Never Let The Weather Deter You
Weather is an all-important factor for any photographer. I'm okay with the notion of getting soaked outdoors for the sake of a good shot, but when you have to use your camera in extremely murky light, you really have to think outside the square.
In those conditions, there's no point using your camera just as you would in bright light and then shaking your head and scrapping every shot when the results are sub-standard. So you just take a different approach and try and shoot your subject with a different emphasis.
If this first shot (and the others that follow it) make you look twice, then I guess I achieved my goal. Simply by looking at the first frame, were you able to correctly identify what I've shot?
Just for the record, it's a US Air Force F-16 Falcon. But this is the story of why you should never despair in unfriendly weather.
Sometimes you have to make a snap decision. You make the judgement call and then you wonder whether you should have taken a different option instead. A couple of weeks ago, an extraneous factor got in the way of my plans to get to the 2009 Australian International Air Show.
I literally had a five-minute window of opportunity to decide whether I would go (chronically late) that evening, or whether I would hold off and go the next morning, giving myself plenty of leisure time at the show, shooting in perfect light.
Friday evening? Or Saturday morning? Friday? Saturday? The weather had changed rapidly on Friday evening and I knew it was going to be very cloudy and hazy by the time I made the long journey to Avalon airport. If I waited until the next day, I would have many hours to explore the show.
If I persisted on Friday, I ran the risk of arriving there at dusk, in unfriendly light. If I chose to postpone my plans and go on Saturday, I would be able to shoot several hundred images in daylight.
Let me put this into context for you. The show is only held every two years, so if for some reason I missed it, I would have to wait until 2011 for the next opportunity.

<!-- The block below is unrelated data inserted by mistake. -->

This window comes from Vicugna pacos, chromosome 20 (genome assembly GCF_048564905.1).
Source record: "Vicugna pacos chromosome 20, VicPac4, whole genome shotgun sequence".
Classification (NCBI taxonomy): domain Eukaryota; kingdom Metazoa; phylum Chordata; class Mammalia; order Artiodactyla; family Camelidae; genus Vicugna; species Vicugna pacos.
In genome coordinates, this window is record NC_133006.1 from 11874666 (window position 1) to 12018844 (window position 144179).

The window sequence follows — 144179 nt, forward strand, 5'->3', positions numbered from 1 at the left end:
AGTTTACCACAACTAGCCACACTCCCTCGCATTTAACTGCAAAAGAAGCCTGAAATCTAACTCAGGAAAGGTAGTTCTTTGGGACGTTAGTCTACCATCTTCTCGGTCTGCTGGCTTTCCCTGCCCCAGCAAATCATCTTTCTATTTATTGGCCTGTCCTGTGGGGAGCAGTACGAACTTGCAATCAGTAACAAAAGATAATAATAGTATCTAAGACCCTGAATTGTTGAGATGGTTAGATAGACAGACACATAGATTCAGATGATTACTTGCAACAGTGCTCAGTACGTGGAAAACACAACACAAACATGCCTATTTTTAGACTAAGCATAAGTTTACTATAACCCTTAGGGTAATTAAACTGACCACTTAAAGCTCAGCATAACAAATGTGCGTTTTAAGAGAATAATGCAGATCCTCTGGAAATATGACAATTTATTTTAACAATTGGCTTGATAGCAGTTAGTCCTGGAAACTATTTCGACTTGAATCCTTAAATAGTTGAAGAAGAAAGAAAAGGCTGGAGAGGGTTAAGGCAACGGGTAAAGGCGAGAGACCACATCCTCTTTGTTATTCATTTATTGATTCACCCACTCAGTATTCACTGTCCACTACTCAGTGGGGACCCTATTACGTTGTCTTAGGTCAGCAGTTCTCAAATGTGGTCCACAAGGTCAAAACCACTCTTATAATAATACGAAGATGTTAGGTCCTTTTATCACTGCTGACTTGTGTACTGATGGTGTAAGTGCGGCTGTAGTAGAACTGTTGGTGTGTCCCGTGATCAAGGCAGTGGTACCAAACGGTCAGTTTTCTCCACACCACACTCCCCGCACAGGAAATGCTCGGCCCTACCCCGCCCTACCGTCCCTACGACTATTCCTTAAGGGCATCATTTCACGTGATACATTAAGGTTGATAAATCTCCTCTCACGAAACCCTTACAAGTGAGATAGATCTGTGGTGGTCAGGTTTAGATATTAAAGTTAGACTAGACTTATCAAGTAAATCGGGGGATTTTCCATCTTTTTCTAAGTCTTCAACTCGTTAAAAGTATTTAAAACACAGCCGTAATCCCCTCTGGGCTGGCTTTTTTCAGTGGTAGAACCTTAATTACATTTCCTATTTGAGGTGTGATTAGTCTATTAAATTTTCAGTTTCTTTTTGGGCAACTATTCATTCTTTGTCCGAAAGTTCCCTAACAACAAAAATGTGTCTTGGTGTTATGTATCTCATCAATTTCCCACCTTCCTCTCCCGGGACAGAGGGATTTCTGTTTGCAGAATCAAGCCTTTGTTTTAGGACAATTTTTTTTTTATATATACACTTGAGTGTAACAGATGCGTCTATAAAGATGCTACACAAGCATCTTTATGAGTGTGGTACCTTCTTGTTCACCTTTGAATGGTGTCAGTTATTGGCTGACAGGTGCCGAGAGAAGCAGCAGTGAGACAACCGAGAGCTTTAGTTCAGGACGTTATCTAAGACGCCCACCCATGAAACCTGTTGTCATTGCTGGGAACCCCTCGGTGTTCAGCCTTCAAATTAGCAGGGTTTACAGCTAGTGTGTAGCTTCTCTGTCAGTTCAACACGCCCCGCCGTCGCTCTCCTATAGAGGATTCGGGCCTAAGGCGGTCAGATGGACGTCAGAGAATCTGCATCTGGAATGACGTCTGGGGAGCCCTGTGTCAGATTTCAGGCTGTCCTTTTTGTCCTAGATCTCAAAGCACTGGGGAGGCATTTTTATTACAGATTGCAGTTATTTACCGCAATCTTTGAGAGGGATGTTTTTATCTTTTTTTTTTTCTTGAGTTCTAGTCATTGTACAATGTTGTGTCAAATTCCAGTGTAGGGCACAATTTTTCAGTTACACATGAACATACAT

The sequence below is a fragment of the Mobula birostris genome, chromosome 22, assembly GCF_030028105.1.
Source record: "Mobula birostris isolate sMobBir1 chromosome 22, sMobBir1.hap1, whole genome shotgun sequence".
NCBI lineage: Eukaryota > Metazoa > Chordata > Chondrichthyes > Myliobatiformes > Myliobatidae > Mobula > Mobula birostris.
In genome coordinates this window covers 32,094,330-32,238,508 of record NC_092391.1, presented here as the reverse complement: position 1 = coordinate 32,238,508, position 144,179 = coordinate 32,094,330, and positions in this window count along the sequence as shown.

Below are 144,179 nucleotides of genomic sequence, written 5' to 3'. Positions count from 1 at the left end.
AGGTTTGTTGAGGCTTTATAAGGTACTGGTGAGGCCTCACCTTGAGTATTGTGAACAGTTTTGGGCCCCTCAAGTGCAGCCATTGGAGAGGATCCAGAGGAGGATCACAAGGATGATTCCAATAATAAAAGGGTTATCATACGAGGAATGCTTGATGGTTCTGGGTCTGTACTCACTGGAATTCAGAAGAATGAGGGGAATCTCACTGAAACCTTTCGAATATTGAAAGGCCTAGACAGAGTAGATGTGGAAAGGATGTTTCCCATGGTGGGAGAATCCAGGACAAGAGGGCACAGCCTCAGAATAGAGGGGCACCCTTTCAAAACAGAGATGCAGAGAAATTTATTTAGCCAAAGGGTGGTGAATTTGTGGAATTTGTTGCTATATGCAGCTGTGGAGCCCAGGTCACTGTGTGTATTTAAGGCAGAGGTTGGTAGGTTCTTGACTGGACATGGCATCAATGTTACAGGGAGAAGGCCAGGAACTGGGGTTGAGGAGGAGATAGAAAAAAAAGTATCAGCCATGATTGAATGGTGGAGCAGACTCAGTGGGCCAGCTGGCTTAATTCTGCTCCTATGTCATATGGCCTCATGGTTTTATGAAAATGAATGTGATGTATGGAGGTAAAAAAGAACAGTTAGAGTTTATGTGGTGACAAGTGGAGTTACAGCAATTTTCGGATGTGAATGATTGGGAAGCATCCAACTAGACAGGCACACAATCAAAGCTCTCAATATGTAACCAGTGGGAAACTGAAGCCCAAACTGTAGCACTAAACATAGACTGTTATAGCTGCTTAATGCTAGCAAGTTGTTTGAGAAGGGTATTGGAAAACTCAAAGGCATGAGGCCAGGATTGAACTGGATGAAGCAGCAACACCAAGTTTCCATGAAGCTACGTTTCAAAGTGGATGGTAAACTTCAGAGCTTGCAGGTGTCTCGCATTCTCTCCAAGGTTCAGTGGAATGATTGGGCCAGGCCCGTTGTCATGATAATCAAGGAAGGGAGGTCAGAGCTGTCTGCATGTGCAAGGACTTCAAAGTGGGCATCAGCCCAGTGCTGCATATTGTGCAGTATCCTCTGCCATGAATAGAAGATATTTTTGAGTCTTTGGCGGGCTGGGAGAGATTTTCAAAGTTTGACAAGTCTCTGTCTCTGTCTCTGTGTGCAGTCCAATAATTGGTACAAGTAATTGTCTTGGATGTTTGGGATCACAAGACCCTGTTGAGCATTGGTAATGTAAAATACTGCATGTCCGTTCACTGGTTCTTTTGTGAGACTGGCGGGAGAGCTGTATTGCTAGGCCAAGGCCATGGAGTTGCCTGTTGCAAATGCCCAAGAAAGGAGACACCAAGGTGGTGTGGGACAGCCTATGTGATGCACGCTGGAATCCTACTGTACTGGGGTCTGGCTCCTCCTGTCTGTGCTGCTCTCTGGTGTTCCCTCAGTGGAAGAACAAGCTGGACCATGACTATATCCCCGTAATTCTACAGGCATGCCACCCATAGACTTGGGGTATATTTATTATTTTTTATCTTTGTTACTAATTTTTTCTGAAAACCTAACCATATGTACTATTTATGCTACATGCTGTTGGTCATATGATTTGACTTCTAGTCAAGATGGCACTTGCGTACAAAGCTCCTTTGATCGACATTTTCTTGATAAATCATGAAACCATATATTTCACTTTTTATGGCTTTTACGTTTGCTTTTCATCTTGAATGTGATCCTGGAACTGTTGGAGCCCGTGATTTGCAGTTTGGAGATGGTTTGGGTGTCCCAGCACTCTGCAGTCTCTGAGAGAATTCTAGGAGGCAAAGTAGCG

Accordingly, I made my decision and pressed on. Friday evening it had to be. I caught a V/Line train from Southern Cross station and during the train journey to Avalon, I watched with growing dismay as the quality of light started to deteriorate.
I reached into my camera bag to remove the 18-125mm all-purpose lens that I normally use. Off it came, to be swiftly replaced by my 70-300mm lens. As the last vestiges of blue sky vanished, to be replaced by 360-degree haze, I knew that I would have to rely on fairly tight compositions instead of wide, generous frames of expensive flying machines from every era.
So there I was at the show, in a light drizzle in the swiftly-gathering dusk, trying to shoot an sleek grey supersonic fighter under a glowering grey sky with very little variance in colour. No sunlight. No contrasts. No shadows. No easy answers. So I ducked around the back of the huge open-air enclosure and opted to embrace the fact that this fighter was basically the same colour as the sky.
I decided to shoot the tightest frames possible. And I opted to shoot each composition as a monochrome. As you know, I do not use filters, nor do I edit my photographs in any way. But because I embraced the challenge, I ended up with a set of half-a-dozen or so images that I'll always be proud of.
Oh, by the way, I'm glad I stuck out my neck and went on Friday. The long-awaited rain bucketed down on the weekend.
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